Slipping on Greece

It’s not causing a panic this time, but Greece is nearing default.

The weakest member of the Euro just had its debt downgraded again. S&P lowered the rating on Greek bonds to B from BB-. Moody’s also has them listed for a downgrade. A year ago in March the IMF announced an aid package for Greece totaling $160 billion dollars, and the European authorities outlined a rescue fund worth over $1 trillion. This calmed market fears at the time.

Well, they’ve come back now, and Greece on the verge of a rescheduling, restructuring, or default. The economy remains in recession and private parties are unwilling to fund it, even short-term. Greek 2-year bonds now yield about 25%. But don’t expect to earn that if you buy them. The country is reportedly mulling ways to restructure their debt without triggering the payment provisions on the Credit Default Swaps outstanding.

In the meantime, they’ve put various items up for sale: the Athens Airport, the Public Power Corporation, and other economic entities. No islands are listed. Predictably, labor unions oppose privatization, fearing job cuts. The union at the power company is threatening to cut of electric supply during the summer tourist season.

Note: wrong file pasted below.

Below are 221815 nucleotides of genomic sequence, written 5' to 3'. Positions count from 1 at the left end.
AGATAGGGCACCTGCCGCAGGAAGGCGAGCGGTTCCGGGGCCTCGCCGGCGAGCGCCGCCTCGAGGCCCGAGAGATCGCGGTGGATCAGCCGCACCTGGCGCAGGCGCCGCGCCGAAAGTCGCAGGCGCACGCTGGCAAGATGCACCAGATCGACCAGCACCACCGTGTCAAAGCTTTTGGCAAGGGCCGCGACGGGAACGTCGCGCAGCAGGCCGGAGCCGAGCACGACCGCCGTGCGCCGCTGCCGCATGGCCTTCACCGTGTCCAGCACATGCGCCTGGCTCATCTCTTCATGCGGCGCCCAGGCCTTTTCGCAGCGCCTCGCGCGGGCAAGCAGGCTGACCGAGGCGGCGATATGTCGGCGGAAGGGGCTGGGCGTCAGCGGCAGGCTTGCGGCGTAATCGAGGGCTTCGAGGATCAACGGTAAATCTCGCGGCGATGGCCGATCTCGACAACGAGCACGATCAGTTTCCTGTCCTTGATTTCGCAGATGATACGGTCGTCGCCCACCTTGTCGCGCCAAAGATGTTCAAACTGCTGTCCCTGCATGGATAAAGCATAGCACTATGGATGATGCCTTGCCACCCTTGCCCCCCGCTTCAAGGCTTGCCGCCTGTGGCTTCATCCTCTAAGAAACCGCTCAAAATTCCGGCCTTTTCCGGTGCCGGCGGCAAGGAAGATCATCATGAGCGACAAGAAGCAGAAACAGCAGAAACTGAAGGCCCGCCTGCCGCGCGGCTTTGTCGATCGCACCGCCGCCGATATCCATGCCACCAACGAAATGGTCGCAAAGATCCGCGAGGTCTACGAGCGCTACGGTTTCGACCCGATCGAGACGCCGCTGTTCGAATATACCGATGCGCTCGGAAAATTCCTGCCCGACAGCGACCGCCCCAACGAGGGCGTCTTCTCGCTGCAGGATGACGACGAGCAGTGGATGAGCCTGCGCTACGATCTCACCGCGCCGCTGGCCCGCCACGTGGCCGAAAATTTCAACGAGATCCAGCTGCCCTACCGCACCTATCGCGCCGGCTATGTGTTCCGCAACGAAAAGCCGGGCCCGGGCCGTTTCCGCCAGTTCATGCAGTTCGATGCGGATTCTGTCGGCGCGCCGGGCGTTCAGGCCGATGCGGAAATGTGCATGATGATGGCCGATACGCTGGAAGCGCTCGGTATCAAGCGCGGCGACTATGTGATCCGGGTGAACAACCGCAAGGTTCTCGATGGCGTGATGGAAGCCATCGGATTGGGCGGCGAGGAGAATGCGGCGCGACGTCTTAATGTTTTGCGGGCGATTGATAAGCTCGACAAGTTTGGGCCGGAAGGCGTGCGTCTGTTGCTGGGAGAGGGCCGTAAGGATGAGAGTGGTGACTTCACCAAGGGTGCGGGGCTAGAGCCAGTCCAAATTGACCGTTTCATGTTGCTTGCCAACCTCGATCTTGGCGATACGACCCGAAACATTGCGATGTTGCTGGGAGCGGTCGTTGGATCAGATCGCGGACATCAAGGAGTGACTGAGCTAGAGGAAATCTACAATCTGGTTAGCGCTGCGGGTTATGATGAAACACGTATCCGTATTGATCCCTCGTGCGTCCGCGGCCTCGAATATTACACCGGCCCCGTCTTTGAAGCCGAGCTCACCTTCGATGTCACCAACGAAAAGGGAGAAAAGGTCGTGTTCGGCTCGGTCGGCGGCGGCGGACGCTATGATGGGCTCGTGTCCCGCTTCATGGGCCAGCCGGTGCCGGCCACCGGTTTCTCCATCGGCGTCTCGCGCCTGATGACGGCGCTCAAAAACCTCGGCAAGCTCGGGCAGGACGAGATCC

Privatization is a great way to improve economic efficiency and productivity growth. Private investors have an economic reason to invest in the right amount and type of technological innovation; they’re less likely to hire cronies for make-work spots; they’re more likely to explore ways to expand into new markets. But they’re a lousy way to plug a deficit. Imagine plugging a shortfall in your family budget by selling one of the family cars. The real problem is their structural deficit.

It’s unclear how this will play out. Greece might leave the Euro. Whatever happens, the Greek author Heraclitus had it right: character is destiny.

Douglas R. Tengdin, CFA
Chief Investment Officer
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